Debt li­a­bil­i­ties

The Pak Banker - - EDITORIAL -

By all ac­counts, the coun­try is faced with a wors­en­ing debt sit­u­a­tion. An ev­i­dence of this is IMF's lat­est debt pro­jec­tion for fis­cal 201516 which is higher by $11.6 bil­lion com­pared to the es­ti­mates given in its first re­port in Septem­ber 2013. The IMF had then pro­jected that Pak­istan's ex­ter­nal debt would in­crease to $58.6 bil­lion by 2015-16. But two years later, the agency's 9th re­view re­port es­ti­mates the ex­ter­nal debt at $70.2 bil­lion by the end of the cur­rent fis­cal. In this con­nec­tion it is rel­e­vant to note here that in the last four months the govern­ment bor­rowed $956 mil­lion from the com­mer­cial banks with­out com­pet­i­tive bid­ding to meet its for­eign cur­rency re­serves re­quire­ments. In its Septem­ber 2013 re­port, the IMF had given the coun­try's to­tal pub­lic debt pro­jec­tions un­der ' re­form sce­nario' and ' no re­form' sce­nario. Un­der the re­form sce­nario, the to­tal pub­lic debt-to-GDP ra­tio was to fall to 60.5% by the end of 2015-16. Un­der no re­form sce­nario, the debt-to-GDP ra­tio had been pro­jected at 63.6% by 2015-16. How­ever, the lat­est re­port says that by the end of cur­rent fis­cal year the debt-to-GDP ra­tio will be 65%, which is worse than no re­form sce­nario.

For the next fis­cal year 2016-17, the IMF's pro­jec­tions are $13.2 bil­lion higher than the pro­jec­tions it made in its first re­port. The IMF has now pro­jected the ex­ter­nal debt to grow to $72.1 bil­lion or 63.2% of the GDP. How­ever, th­ese are still lower than the $77.2 bil­lion pro­jec­tions that in­de­pen­dent econ­o­mists are mak­ing for the next fis­cal year. The ris­ing pile of debt not only shows bad man­age­ment but also un­der­scores the need to im­ple­ment re­forms to cur­tail debt. But, in­stead of adopt­ing re­form mea­sures to im­prove the sit­u­a­tion, in its debt pol­icy state­ment for 2015-16 sub­mit­ted to the Na­tional As­sem­bly, the govern­ment has tried to hide the rapid growth of ex­ter­nal debts and li­a­bil­i­ties in com­par­i­son to its for­eign ex­change earn­ings by ex­clud­ing li­a­bil­i­ties. The bor­row­ings un­der China- Pak­istan Eco­nomic Cor­ri­dor and for projects fi­nanced out­side the na­tional de­vel­op­ment bud­get have been ex­cluded from the debt anal­y­sis. By Septem­ber 2015, the ex­ter­nal debt, in­clud­ing li­a­bil­i­ties, stood at $66.5 bil­lion. By ex­clud­ing the li­a­bil­i­ties, the fig­ure has been re­duced to $51.9 bil­lion. The debt anal­y­sis also ex­cludes the av­er­age cost of debt to hide the grow­ing costs due to ex­pen­sive bor­row­ings un­der Eu­robonds and from com­mer­cial banks.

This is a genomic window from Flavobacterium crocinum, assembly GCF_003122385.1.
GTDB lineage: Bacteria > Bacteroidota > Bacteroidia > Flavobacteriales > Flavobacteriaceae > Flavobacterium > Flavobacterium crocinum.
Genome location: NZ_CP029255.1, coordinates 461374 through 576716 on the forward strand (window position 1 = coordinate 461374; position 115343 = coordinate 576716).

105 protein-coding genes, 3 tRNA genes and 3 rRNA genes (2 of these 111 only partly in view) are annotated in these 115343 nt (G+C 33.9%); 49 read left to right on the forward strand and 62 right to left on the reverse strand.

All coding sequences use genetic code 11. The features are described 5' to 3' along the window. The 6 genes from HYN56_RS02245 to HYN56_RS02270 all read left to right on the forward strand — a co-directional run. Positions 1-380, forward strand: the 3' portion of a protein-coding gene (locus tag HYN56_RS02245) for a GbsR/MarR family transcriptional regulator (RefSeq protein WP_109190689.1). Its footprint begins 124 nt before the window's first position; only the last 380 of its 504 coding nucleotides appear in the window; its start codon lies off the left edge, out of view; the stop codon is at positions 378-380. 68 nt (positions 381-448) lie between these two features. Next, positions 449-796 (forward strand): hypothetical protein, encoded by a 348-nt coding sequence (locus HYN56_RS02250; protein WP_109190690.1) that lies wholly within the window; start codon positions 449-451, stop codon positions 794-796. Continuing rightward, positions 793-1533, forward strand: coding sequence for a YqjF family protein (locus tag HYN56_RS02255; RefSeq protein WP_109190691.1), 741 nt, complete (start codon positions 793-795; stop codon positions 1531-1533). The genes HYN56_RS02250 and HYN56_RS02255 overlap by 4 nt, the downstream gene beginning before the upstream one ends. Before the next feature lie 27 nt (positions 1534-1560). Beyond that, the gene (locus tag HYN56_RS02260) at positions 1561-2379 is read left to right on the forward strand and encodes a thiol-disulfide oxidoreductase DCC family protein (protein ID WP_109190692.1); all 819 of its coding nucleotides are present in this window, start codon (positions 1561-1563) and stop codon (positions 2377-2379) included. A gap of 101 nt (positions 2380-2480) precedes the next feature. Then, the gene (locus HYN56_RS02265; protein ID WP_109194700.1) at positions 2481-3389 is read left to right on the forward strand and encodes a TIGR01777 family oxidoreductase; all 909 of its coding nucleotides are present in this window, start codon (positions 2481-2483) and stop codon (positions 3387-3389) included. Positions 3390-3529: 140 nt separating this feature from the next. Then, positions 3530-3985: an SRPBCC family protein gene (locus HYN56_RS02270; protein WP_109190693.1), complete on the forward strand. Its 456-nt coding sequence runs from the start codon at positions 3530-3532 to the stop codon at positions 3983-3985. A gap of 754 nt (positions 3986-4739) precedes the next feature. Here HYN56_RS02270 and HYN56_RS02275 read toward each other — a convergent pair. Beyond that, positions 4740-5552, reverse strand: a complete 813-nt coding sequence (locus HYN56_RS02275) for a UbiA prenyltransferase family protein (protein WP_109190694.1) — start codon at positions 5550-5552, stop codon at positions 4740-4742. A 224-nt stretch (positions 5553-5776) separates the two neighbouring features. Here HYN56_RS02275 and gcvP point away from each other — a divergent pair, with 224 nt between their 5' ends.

The govern­ment has vi­o­lated the Fis­cal Re­spon­si­bil­ity and Debt Lim­i­ta­tion (FRDL) Act, as it could not bring down debt stocks to sus­tain­able lev­els pre­scribed un­der the law. De­spite ex­clud­ing so many el­e­ments from the to­tal debt, the re­pay­ment ca­pac­ity has fur­ther weak­ened due to an in­crease in debt-to-rev­enue ra­tio. An­other point of con­cern is that the coun­try's abil­ity to spend on de­vel­op­ment has shrunk fur­ther due to in­creased spend­ing on debt ser­vic­ing. The coun­try's av­er­age time to ma­tu­rity of ex­ter­nal debt has also wors­ened, stand­ing at 9.4 years ow­ing to re­liance on short-term loans.

The FRDL Law binds the govern­ment to keep pub­lic debt below 60% of the to­tal size of na­tional econ­omy. The rev­enues should be suf­fi­cient to fi­nance at least cur­rent ex­pen­di­tures - the two most crit­i­cal con­di­tions the govern­ment did not meet again. The pub­lic debt-to-GDP ra­tio was recorded at 63.5% by June last year, which was 3.5% higher than the limit im­posed un­der the FRDL Act. It is high time the govern­ment took steps to im­prove debt man­age­ment and ini­ti­ated re­forms to re­duce the ris­ing debt pile.

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